As hearing health professionals we often ask, especially in older patients, if they have diabetes; but what is the link? How is it manifested and should it change current practice? Alec Lapira reviews the changing evidence.
Early attempts to establish the possible link between diabetes mellitus (DM) and hearing loss since the 1960s were not very convincing. Researchers, using data collected by the Hispanic Health and Nutrition Examination Study, found a higher threshold among diabetic persons only at a single frequency of 500Hz .
Researchers in the Framingham cohort study found no association with diabetes . Only the Wisconsin Epidemiology of Hearing Loss Study detected a modestly increased occurrence of hearing impairment among diabetics, compared to those without diabetes, when they defined impairment as the pure-tone average above >25dBHL in the worse ear .
Other studies to identify such a link were conducted in industrial or military settings and could not rule out the possibility that the effect of DM was limited to individuals who were predisposed to hearing loss due to occupational noise exposure .
People with diabetes commonly experience serious medical complications. The majority of diabetic adults suffer cardiovascular disease risk factors such as hypertension and high cholesterol, and the risk for adverse cardiovascular outcomes such as stroke or a fatal cardiac event is two-to-four times higher among adults with diabetes . Diabetic retinopathy is a leading cause of blindness and diabetes is a prime cause of kidney failure.
“Because diabetes is a systemic disease with accompanying pathology affecting multiple organ systems, it is reasonable to inquire whether the auditory system is among those affected.”
Severe forms of diabetic nerve disease are a major cause of lower extremity amputations. Diabetic autonomic neuropathies can affect cardiovascular, gastrointestinal, bladder, and erectile function . Because diabetes is a systemic disease with accompanying pathology affecting multiple organ systems, it is reasonable to inquire whether the auditory system is among those affected.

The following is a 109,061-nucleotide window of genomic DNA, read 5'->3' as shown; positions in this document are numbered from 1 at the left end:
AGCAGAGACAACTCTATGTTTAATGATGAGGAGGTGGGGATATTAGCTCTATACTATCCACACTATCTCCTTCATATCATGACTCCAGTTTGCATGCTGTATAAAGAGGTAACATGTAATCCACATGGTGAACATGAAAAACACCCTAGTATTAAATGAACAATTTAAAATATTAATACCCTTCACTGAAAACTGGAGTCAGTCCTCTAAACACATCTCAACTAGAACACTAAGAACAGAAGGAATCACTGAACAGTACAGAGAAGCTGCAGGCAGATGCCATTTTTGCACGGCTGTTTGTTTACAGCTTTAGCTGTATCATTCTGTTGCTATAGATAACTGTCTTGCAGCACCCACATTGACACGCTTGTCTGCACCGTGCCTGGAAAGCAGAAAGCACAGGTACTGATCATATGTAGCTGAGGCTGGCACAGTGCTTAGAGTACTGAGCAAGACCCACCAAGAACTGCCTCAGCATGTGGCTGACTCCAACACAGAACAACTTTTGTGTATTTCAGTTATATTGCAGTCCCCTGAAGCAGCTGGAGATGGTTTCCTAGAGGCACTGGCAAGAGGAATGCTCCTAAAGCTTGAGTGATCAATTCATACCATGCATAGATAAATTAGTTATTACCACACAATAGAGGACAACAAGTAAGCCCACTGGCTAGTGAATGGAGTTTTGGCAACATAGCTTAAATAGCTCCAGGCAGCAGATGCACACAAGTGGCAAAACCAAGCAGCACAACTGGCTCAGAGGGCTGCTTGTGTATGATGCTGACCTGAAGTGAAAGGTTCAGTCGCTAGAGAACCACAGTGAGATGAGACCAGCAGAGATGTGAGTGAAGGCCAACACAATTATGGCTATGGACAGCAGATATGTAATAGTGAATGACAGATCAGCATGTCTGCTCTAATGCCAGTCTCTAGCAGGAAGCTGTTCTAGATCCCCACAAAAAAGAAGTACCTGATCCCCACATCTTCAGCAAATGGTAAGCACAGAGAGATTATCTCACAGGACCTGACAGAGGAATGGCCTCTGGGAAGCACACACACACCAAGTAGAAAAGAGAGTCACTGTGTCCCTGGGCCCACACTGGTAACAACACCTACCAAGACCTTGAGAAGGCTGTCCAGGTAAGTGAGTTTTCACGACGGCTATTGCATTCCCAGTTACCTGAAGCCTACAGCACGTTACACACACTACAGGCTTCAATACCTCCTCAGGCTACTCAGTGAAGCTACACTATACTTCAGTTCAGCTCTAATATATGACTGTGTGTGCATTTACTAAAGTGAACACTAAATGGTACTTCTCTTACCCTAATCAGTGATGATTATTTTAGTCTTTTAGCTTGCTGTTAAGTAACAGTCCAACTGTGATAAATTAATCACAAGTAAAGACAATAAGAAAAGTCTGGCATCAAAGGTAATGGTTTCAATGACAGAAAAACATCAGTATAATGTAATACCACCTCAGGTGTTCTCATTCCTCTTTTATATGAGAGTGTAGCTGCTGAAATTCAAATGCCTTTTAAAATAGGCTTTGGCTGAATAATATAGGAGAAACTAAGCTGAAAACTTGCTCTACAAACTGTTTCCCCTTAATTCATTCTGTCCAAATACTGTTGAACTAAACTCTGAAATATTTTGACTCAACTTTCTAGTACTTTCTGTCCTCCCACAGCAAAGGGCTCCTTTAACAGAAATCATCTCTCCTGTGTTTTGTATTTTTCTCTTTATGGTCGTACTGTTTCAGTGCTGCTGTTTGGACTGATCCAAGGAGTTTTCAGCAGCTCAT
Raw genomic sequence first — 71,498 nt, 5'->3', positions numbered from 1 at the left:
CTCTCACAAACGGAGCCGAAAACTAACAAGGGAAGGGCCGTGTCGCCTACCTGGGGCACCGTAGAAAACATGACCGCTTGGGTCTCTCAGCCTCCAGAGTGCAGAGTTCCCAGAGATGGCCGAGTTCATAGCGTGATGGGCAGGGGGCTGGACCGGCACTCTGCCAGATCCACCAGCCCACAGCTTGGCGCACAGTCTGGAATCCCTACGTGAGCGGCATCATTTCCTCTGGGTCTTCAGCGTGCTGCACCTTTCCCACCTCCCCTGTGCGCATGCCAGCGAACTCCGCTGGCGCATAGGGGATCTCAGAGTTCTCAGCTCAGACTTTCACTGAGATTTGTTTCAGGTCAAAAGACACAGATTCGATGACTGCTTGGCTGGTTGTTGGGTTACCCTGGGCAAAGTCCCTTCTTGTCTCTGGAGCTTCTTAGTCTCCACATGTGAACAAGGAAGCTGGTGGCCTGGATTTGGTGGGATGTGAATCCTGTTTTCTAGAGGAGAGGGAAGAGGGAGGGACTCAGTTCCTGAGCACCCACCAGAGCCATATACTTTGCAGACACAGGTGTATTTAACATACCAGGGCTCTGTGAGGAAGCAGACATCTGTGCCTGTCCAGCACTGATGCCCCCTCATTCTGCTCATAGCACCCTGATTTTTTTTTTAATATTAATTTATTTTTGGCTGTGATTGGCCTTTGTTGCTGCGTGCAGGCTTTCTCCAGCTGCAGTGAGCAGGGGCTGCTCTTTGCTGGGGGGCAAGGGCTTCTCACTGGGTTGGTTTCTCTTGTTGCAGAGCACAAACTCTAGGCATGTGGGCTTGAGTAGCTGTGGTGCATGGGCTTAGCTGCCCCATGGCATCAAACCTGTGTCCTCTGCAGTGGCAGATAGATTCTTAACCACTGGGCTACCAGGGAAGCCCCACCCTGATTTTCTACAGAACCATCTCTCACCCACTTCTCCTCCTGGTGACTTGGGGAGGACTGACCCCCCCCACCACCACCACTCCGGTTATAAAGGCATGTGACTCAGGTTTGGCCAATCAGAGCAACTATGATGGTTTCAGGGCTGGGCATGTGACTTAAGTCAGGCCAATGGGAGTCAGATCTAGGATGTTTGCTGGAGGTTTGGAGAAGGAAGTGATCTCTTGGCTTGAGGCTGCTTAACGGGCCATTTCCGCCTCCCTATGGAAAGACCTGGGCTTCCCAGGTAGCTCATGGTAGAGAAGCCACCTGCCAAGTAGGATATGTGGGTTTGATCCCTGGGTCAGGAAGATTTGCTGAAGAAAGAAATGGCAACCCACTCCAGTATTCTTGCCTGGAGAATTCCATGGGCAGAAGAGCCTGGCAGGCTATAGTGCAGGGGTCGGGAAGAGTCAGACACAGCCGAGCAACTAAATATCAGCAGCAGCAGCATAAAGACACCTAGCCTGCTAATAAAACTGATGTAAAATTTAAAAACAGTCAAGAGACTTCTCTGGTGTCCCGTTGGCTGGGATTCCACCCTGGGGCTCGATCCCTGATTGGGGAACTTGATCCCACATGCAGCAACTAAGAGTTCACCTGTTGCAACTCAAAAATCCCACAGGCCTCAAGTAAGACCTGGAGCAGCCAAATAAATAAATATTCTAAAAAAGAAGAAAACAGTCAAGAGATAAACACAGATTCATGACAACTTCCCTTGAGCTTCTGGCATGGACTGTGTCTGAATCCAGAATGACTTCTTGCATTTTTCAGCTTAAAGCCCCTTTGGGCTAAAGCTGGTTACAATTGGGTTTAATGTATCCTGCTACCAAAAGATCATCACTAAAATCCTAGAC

In recent years there has been growing evidence to suggest diabetes contributes to hearing loss. A study by the US National Institutes of Health found that participants with diabetes or pre-diabetes were more likely to have at least mild hearing loss at low-to-mid and high-frequency tones compared to people without diabetes . The results remained the same after accounting for major factors affecting hearing, such as age, noise exposure, income level, and the use of ototoxic medications. Similarly, Japanese researchers from the Tsukuba University Hospital Mito Medical Center, found that mild hearing loss is more than twice as common in people with diabetes as in non-diabetics .
A study from Henry Ford Hospital found that women between the ages of 60 and 75 with uncontrolled diabetes had more hearing loss than women in that age group with well-controlled diabetes . Researchers also learned that hearing was worse overall in diabetic women younger than 60, even those with well-controlled diabetes, than in women without diabetes. The study showed that diabetes is a risk factor for hearing loss. Men were found to have worse hearing compared with the women in the study, regardless of age or whether they had diabetes.
The pathophysiological explanation for diabetes-related hearing loss is speculative. Experimental studies of cochlear structures on animals with induced diabetes showed that the microangiopathy associated with diabetes might affect inner ear vascularisation, causing degeneration by interference of nutrient transportation, thickened capillary walls and flow reductions due to narrowed vessels . The histopathological studies in temporal bones of the insulin-dependent diabetes mellitus (IDDM) patients also showed microangiopathic changes of the cochlea, evidenced as thickening of the capillary walls in the stria vascularis and the basilar membrane; atrophy of the stria vascularis; and loss of spiral ligament cells in upper turns . Loss of outer hair cells has also been observed among patients with diabetes .